A money laundering case involving a former congressman represents a test for the ability of El Salvador's authorities to unravel the complex links between political elites and organized crime networks.

Former congressman Wilver Rivera Monge is on trial on money laundering charges alongside convicted drug trafficker Jorge Ernesto Ulloa Sibrián, alias "Repollo," and 26 other defendants suspected of hiding illicit profits connected to Ulloa Sibrián's cocaine trafficking operations, reported El Diario de Hoy

The money laundering charges were formally brought against Rivera Monge in September 2014. Prosecutors say that Rivera Monge and members of his immediate family laundered roughly $8 million US in drug profits. The allegations suggest Rivera Monge used $1 million US of these illicit profits to fund his 2012 campaign for Congress, reported La Prensa Grafica

Ulloa Sibrián was arrested in 2013 and ultimately sentenced to 77 years in prison in 2014 for his role in heading up a cocaine transport operation that spanned much of Central America, working in collaboration with the Texis Cartel and other drug trafficking cells in the region. Authorities say that Ulloa Sibrián's network was responsible for moving at least 16 tons of cocaine through Central America en route to the US. 

SEE ALSO: Coverage of Texis Cartel

Immediately after Ulloa Sibrián's arrest in 2013, El Salvador's security minister denied claims that any members of Congress had been implicated in the organized crime boss' trafficking network; a claim he later had to retract as evidence of Rivera Monge's involvement emerged. At the time of Ulloa Sibrián's arrest, Rivera Monge was already being held by authorities on suspicion of affiliation with the Texis Cartel.

InSight Crime Analysis

Rivera Monge's trial may set an important precedent for El Salvador's justice system and its ability to unravel webs of connection between powerful political elites and organized crime networks.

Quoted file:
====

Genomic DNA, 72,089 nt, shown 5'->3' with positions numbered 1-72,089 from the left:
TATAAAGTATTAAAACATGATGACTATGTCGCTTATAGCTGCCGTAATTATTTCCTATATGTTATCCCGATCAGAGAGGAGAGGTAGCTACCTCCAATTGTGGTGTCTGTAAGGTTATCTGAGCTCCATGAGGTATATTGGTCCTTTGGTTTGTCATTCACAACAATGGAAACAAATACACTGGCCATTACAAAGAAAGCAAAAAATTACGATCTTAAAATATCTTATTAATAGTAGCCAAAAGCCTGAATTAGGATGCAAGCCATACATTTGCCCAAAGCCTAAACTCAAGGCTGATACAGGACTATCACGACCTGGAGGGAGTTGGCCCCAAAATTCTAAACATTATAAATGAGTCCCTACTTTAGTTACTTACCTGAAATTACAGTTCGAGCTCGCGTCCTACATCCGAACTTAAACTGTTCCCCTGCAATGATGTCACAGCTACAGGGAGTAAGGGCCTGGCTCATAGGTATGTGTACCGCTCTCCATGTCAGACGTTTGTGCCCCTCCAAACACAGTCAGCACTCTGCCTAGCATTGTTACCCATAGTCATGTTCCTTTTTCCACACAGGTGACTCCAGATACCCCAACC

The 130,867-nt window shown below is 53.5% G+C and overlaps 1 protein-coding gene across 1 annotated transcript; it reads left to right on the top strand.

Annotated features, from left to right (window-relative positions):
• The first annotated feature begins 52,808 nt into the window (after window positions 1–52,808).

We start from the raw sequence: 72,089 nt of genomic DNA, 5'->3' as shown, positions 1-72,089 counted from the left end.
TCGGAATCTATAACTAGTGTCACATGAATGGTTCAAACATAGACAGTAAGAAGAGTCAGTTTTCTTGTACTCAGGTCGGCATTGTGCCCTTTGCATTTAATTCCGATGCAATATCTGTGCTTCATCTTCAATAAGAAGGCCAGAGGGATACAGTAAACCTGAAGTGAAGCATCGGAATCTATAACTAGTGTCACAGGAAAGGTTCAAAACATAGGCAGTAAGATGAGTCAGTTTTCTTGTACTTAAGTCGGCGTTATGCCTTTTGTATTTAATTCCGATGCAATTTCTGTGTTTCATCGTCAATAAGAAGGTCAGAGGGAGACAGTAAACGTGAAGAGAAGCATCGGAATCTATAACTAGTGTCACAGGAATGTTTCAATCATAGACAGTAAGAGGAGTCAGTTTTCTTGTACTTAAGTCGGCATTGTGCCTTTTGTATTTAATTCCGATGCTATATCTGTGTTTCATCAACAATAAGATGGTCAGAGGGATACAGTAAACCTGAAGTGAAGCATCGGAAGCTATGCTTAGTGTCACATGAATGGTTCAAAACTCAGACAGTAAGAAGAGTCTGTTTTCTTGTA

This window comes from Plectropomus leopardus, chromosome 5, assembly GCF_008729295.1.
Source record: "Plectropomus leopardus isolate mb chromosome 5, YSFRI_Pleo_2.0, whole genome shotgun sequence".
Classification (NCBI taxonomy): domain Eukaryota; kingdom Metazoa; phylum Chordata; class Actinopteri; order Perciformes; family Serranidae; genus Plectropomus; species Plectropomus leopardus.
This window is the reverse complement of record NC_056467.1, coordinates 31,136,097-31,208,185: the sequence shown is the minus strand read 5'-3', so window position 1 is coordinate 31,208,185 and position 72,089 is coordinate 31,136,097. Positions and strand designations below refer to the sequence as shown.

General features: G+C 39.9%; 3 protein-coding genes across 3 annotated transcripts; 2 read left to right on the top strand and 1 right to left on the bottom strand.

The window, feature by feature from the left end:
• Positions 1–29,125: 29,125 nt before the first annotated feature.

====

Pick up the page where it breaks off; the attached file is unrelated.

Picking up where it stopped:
Ulloa Sibrián's conviction in 2014 was a rare victory against a powerful and politically well-connected drug trafficker for Salvadoran authorities. Given the size and duration of Ulloa Sibrián's operation, which dates back to 2000, there is reason to believe that he long operated with some degree of official protection

SEE ALSO:  El Salvador News and Profiles

Judges and prosecutors hesitant to bring charges against politically well-connected traffickers present systemic concerns for El Salvador's justice system.

Alleged high-level members of the Texis Cartel have proven particularly slippery in evading conviction in El Salvador's court system on charges ranging from car theft to money laundering

 

Investigations

  • 1
  • 2
  • 3
  • 4
  • 5
  • 6
  • 7
  • 8
  • 9
  • 10
Prev Next

Justice and the Creation of a Mafia State in Guatemala

Justice and the Creation of a Mafia State in Guatemala

As Guatemala's Congress gears up to select new Supreme Court Justices and appellate court judges, InSight Crime is investigating how organized crime influences the selection process. This story details the interests of one particular political bloc vying for control over the courts and what's at stake: millions of ...